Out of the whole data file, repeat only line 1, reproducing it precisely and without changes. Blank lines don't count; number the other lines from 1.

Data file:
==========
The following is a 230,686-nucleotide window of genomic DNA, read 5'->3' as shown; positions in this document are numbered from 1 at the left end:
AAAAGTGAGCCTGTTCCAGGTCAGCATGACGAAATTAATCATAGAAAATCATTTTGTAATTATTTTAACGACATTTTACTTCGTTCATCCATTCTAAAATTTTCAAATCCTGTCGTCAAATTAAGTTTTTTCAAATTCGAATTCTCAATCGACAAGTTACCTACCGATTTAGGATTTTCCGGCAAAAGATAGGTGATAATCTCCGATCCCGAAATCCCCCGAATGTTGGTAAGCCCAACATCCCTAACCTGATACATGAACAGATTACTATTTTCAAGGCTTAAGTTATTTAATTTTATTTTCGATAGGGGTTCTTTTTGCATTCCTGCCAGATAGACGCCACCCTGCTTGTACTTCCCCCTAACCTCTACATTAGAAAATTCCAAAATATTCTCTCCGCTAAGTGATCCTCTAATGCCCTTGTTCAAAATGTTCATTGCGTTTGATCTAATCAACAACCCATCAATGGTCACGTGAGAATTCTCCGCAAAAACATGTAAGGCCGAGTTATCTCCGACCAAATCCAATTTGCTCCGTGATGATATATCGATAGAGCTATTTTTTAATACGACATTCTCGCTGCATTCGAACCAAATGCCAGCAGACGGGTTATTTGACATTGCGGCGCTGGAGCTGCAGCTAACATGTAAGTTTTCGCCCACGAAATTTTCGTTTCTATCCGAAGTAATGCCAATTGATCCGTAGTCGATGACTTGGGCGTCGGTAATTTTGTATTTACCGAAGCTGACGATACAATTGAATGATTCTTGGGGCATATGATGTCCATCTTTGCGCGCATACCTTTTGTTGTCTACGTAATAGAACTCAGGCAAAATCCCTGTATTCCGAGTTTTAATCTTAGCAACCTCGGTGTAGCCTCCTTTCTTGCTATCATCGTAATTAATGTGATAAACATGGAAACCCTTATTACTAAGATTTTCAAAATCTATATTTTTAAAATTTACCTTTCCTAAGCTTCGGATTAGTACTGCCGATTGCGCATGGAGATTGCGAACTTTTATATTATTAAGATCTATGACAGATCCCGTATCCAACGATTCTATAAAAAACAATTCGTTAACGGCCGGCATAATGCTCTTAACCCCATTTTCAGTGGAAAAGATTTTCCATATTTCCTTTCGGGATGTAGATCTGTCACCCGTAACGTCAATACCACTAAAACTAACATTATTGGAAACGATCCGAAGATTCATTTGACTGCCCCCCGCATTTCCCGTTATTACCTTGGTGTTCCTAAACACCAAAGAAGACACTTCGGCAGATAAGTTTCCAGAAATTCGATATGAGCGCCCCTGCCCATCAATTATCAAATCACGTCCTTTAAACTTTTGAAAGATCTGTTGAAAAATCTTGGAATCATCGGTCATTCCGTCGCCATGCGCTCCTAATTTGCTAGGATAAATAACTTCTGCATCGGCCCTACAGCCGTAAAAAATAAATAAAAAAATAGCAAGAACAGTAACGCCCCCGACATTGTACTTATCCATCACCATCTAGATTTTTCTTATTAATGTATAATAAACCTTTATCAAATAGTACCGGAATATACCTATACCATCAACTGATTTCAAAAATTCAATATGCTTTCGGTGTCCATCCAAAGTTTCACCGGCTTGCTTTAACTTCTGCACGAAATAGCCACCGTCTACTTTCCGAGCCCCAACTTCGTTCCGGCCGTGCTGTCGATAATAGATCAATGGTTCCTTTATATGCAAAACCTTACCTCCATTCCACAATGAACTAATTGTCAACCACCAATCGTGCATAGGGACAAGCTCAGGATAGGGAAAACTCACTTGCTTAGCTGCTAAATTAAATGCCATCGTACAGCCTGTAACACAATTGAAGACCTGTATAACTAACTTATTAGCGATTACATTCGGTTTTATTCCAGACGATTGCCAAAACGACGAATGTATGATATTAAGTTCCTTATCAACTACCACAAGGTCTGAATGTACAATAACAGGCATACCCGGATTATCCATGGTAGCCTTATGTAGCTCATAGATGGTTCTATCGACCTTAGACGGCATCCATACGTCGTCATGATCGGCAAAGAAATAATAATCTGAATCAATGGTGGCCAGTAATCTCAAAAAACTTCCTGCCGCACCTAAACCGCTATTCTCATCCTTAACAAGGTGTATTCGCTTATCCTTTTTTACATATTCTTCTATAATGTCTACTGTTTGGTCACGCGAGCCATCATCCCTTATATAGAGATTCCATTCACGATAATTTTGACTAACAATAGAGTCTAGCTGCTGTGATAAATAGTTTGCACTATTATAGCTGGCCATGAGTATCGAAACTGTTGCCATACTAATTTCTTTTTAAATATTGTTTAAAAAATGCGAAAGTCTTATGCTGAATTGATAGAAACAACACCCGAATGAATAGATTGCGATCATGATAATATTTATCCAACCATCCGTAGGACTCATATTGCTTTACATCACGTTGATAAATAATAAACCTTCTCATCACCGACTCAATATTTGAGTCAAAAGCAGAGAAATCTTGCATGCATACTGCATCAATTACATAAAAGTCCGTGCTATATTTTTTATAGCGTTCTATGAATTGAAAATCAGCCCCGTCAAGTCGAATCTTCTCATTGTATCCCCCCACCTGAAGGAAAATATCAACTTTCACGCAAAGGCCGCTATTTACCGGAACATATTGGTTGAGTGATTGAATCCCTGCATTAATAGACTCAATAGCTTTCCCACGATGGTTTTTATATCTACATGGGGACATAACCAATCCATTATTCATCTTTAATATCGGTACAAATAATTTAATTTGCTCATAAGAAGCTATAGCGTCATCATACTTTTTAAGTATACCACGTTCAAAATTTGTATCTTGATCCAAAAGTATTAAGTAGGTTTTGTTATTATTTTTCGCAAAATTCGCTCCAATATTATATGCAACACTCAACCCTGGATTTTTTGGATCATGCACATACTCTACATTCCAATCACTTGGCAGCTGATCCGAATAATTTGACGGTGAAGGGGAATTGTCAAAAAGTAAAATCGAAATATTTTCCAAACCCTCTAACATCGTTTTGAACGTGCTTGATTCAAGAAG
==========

The following is a 230,686-nucleotide window of genomic DNA, read 5'->3' as shown; positions in this document are numbered from 1 at the left end: